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Sunshine Hotel: Reviewed by Blake Andrews


Book Review Sunshine Hotel Photographs by Mitch Epstein Reviewed by Blake Andrews Cass combines her poetry and photography, images of botanical and zoological specimens, and early 1900s glass plate negatives and journal excerpts by pioneering prairie ecologist Frank Shoemaker.
https://www.photoeye.com/bookstore/citation.cfm?catalog=DT625
Sunshine Hotel. By Mitch Epstein.
https://www.photoeye.com/bookstore/citation.cfm?catalog=DT625
Sunshine Hotel  
Photographs by Mitch Epstein

Steidl/PPP Editions, 2019. In English. 264 pp., 175 illustrations, 12x12¼".

When you’ve been making photos for as long as Mitch Epstein has —just over a half-century and counting— your archive is likely to be enormous. As time passes, previously disregarded photos take on a fresh air. New themes take shape, images are re-combined in novel ways.

Such is the inspiration behind Epstein’s latest offering Sunshine Hotel. This is a career retrospective, but with a twist. Epstein’s oeuvre has been broken down into individual photos, and then reorganized from scratch by an outside curator. The man for the job, in this case, is Andrew Roth, respected critic and photo aficionado, perhaps best known for the seminal photobook The Book of 101 Books. Tasked here with putting a fresh spin on old material, Roth passes with flying colors.

Sunshine Hotel. By Mitch Epstein.

“For a long time, I’d wanted to break my pictures out of their structured series and put them together on different terms, but I couldn’t figure out how to do it,” Epstein explained during an interview with Document Journal. “Andrew saw it clearly. He laid the groundwork for the sequencing, and broke the established order of my past chronology and projects. […] A madness builds in the book, which is intentional; every picture and placement was highly considered. That said, there is no one reading to any picture, juxtaposition of pictures, or sequence.”

Sunshine Hotel. By Mitch Epstein.
Photos stripped of context and chronology, considered only on their own merits. Such a treatment —closer in spirit to Instagram than traditional, concept-based projects— is quite liberating. Unfettered and set loose on the pages, Epstein’s photos make all sorts of exciting connections. His famous World Trade Center photo becomes less a study of American grandeur than a formal duality. It’s followed by two tracks in the snow, two roads bridging a desert chasm, then a similar road fronting a reservoir, and so on. Another short passage sequences crowd shots, transforming Epstein’s well-known photo of a grinning soldier —a Vietnam war commentary in its previous life— into yet another street study.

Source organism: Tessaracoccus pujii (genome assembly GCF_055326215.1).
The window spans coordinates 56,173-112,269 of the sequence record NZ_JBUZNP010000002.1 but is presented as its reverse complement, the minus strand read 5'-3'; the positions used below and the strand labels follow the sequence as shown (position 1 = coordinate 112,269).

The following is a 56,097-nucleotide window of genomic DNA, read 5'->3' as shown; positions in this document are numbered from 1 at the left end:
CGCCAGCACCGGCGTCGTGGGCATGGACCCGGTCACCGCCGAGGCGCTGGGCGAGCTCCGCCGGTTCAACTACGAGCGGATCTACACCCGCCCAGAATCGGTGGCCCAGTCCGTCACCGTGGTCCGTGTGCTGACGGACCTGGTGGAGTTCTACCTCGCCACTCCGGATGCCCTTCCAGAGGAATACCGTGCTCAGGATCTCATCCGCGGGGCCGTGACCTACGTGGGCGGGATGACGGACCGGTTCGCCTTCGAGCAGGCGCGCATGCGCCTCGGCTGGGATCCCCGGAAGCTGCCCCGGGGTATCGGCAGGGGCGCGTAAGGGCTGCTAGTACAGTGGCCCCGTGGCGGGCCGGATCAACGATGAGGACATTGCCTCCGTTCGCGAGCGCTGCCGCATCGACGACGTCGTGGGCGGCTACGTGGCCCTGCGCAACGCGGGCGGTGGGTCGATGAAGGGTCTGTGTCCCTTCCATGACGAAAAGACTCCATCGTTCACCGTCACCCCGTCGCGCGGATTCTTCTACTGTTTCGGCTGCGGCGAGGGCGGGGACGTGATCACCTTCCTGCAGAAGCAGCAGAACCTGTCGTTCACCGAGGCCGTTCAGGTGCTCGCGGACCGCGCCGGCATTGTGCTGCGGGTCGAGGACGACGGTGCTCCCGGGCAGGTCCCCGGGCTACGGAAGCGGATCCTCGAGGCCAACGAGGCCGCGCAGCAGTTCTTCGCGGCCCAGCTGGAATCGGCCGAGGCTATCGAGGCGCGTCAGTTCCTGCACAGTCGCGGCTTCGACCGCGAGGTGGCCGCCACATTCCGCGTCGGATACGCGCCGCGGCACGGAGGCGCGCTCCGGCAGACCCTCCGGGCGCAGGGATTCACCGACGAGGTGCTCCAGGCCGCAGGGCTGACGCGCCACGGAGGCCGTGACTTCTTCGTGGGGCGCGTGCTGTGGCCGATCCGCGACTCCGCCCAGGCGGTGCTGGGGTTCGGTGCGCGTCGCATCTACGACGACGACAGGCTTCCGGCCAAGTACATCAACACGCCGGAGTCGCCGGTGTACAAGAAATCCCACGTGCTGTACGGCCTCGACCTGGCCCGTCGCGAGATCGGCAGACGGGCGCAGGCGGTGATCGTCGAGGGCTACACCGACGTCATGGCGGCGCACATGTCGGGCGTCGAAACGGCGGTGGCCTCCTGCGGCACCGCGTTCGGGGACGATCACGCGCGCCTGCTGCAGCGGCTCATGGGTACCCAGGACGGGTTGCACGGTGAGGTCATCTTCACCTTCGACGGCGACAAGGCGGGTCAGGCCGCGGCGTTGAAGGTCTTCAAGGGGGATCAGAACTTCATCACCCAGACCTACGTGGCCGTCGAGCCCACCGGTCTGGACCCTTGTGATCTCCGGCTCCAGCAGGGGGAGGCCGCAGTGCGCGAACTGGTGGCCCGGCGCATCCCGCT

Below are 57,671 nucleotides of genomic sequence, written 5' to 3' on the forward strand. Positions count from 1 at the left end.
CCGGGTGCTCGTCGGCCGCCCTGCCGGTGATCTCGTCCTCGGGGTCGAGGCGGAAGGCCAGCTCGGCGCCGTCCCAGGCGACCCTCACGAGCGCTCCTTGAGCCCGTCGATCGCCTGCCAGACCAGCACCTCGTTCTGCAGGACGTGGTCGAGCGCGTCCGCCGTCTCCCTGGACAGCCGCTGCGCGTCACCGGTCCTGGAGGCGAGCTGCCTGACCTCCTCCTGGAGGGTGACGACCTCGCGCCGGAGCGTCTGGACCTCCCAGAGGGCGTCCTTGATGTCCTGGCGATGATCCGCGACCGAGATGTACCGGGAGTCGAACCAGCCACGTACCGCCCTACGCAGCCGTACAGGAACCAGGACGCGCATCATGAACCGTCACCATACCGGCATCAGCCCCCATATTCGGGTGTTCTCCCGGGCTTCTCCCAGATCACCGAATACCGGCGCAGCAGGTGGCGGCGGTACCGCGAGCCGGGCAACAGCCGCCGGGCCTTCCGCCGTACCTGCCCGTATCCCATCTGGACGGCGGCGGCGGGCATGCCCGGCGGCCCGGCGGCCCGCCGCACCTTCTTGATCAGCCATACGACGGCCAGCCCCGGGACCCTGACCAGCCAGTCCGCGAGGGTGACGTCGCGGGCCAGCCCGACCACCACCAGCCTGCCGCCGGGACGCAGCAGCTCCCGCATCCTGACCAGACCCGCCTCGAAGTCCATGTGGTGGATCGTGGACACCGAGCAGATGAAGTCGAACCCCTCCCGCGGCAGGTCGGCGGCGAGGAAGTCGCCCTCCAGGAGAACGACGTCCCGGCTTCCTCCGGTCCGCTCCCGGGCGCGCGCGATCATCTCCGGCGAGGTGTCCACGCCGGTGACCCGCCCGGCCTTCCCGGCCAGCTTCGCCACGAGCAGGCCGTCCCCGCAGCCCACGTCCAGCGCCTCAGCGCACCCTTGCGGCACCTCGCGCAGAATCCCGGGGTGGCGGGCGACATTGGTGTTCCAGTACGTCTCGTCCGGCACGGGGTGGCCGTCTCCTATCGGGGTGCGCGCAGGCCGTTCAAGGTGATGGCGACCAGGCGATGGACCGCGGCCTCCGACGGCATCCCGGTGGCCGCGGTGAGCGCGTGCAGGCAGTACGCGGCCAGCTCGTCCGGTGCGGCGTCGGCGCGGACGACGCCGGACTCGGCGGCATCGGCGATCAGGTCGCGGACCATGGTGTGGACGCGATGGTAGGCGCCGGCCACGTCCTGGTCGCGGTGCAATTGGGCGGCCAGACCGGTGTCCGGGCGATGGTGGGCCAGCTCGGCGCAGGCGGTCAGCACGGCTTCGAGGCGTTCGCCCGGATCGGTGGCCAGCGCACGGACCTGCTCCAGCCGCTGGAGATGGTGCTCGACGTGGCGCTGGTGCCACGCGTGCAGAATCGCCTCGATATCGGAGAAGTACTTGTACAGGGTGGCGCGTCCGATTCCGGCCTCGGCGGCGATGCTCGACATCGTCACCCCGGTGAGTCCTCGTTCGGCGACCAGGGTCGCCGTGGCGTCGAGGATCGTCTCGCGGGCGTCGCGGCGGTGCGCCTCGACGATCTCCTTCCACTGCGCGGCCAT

There are 175 such photos in the book, cleverly sequenced into 14 passages of varying length. Some of the connections are obvious, while others are more subtle. Regardless of sequence, the individual photographs are strong enough to stand on their own. There are several dozen old favorites included, and a few score more will be familiar to general photo buffs. But there is still more than enough unseen work included —roughly half the book— to entertain even the most jaded Epstein fans.

Certainly, Roth’s treatment strips Epstein’s photos of their emotional resonance. There’s none of the gut-punch power here of, say, Family Business or American Power, severe commentaries on the American dream. But for me, the trade-off is worth it. It’s nice to set aside societal issues for a moment and just enjoy photographs as photographs. If one wants to wade deeper, Sunshine Hotel also works on that level as a broad 50-year snapshot of American culture through the lens of Epstein.

Sunshine Hotel. By Mitch Epstein.

The sheer breadth of Epstein’s career comes across over the course of 175 photos. He is one of the rare photographers —like Friedlander, Soth, Meyerowitz, and some others— able to attack just about any subject with equal tenacity. Street photos, nature, portrait, monochrome, large format, event, social landscape, etc. Epstein handles all with aplomb, and just about everything is represented here.

For those keeping track, this is not the first Epstein career retrospective. Book lovers who own Recreation (2005) or Work (2007) might wonder if Sunshine Hotel has enough new material to justify the purchase. In my opinion, yes. First, this new book includes a sizable chunk of Epstein’s work from the past 12 years. Second, the reproductions are better than in either of the previous books. The color casts and awkward aspect ratio of the roughly chronological Recreation —how can that fit reasonably on any bookshelf?— have been corrected. Work was a better effort, but in comparison to Sunshine Hotel the photos are smallish, and of course, organized by project. Given the excellent print quality and fresh sequencing, Sunshine Hotel has enough separation from those two books to be worthwhile.

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Sunshine Hotel. By Mitch Epstein.


Blake Andrews is a photographer based in Eugene, OR. He writes about photography at blakeandrews.blogspot.com.

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